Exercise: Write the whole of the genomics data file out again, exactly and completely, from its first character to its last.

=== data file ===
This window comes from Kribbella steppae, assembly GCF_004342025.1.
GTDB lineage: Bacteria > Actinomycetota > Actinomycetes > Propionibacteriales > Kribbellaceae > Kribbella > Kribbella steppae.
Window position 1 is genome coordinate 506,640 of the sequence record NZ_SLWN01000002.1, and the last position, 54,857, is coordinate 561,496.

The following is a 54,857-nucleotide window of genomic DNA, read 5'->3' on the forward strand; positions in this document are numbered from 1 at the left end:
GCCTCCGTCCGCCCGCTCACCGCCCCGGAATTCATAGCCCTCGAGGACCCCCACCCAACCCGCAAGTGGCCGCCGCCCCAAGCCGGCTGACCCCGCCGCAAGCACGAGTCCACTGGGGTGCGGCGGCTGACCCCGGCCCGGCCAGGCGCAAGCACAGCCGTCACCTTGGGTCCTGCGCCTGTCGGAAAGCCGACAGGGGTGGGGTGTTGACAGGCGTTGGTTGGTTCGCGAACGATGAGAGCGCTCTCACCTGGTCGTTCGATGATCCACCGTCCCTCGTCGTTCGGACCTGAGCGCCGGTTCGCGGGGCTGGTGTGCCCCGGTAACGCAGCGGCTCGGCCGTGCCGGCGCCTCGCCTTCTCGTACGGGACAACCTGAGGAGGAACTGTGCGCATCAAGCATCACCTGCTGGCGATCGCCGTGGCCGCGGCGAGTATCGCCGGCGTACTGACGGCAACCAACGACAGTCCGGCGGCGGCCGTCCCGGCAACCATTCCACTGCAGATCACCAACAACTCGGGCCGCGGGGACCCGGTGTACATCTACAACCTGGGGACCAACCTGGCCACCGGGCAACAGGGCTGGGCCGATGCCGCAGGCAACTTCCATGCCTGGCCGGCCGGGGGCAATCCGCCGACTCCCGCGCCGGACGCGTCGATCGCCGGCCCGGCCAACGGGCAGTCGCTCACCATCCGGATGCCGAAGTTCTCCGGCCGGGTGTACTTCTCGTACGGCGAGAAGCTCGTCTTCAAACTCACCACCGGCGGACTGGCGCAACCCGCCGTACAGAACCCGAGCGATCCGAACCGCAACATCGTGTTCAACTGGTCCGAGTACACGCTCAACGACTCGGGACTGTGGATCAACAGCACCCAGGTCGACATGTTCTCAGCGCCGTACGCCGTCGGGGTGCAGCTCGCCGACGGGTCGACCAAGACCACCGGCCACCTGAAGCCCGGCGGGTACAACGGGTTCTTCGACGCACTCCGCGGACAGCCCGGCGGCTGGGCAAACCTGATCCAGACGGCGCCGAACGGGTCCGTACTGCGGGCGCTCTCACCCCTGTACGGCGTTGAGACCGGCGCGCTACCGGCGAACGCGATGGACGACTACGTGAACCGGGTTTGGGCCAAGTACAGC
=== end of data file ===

This window comes from Kribbella steppae, assembly GCF_004342025.1.
GTDB lineage: Bacteria > Actinomycetota > Actinomycetes > Propionibacteriales > Kribbellaceae > Kribbella > Kribbella steppae.
Window position 1 is genome coordinate 506,640 of the sequence record NZ_SLWN01000002.1, and the last position, 54,857, is coordinate 561,496.

The following is a 54,857-nucleotide window of genomic DNA, read 5'->3' on the forward strand; positions in this document are numbered from 1 at the left end:
GCCTCCGTCCGCCCGCTCACCGCCCCGGAATTCATAGCCCTCGAGGACCCCCACCCAACCCGCAAGTGGCCGCCGCCCCAAGCCGGCTGACCCCGCCGCAAGCACGAGTCCACTGGGGTGCGGCGGCTGACCCCGGCCCGGCCAGGCGCAAGCACAGCCGTCACCTTGGGTCCTGCGCCTGTCGGAAAGCCGACAGGGGTGGGGTGTTGACAGGCGTTGGTTGGTTCGCGAACGATGAGAGCGCTCTCACCTGGTCGTTCGATGATCCACCGTCCCTCGTCGTTCGGACCTGAGCGCCGGTTCGCGGGGCTGGTGTGCCCCGGTAACGCAGCGGCTCGGCCGTGCCGGCGCCTCGCCTTCTCGTACGGGACAACCTGAGGAGGAACTGTGCGCATCAAGCATCACCTGCTGGCGATCGCCGTGGCCGCGGCGAGTATCGCCGGCGTACTGACGGCAACCAACGACAGTCCGGCGGCGGCCGTCCCGGCAACCATTCCACTGCAGATCACCAACAACTCGGGCCGCGGGGACCCGGTGTACATCTACAACCTGGGGACCAACCTGGCCACCGGGCAACAGGGCTGGGCCGATGCCGCAGGCAACTTCCATGCCTGGCCGGCCGGGGGCAATCCGCCGACTCCCGCGCCGGACGCGTCGATCGCCGGCCCGGCCAACGGGCAGTCGCTCACCATCCGGATGCCGAAGTTCTCCGGCCGGGTGTACTTCTCGTACGGCGAGAAGCTCGTCTTCAAACTCACCACCGGCGGACTGGCGCAACCCGCCGTACAGAACCCGAGCGATCCGAACCGCAACATCGTGTTCAACTGGTCCGAGTACACGCTCAACGACTCGGGACTGTGGATCAACAGCACCCAGGTCGACATGTTCTCAGCGCCGTACGCCGTCGGGGTGCAGCTCGCCGACGGGTCGACCAAGACCACCGGCCACCTGAAGCCCGGCGGGTACAACGGGTTCTTCGACGCACTCCGCGGACAGCCCGGCGGCTGGGCAAACCTGATCCAGACGGCGCCGAACGGGTCCGTACTGCGGGCGCTCTCACCCCTGTACGGCGTTGAGACCGGCGCGCTACCGGCGAACGCGATGGACGACTACGTGAACCGGGTTTGGGCCAAGTACAGC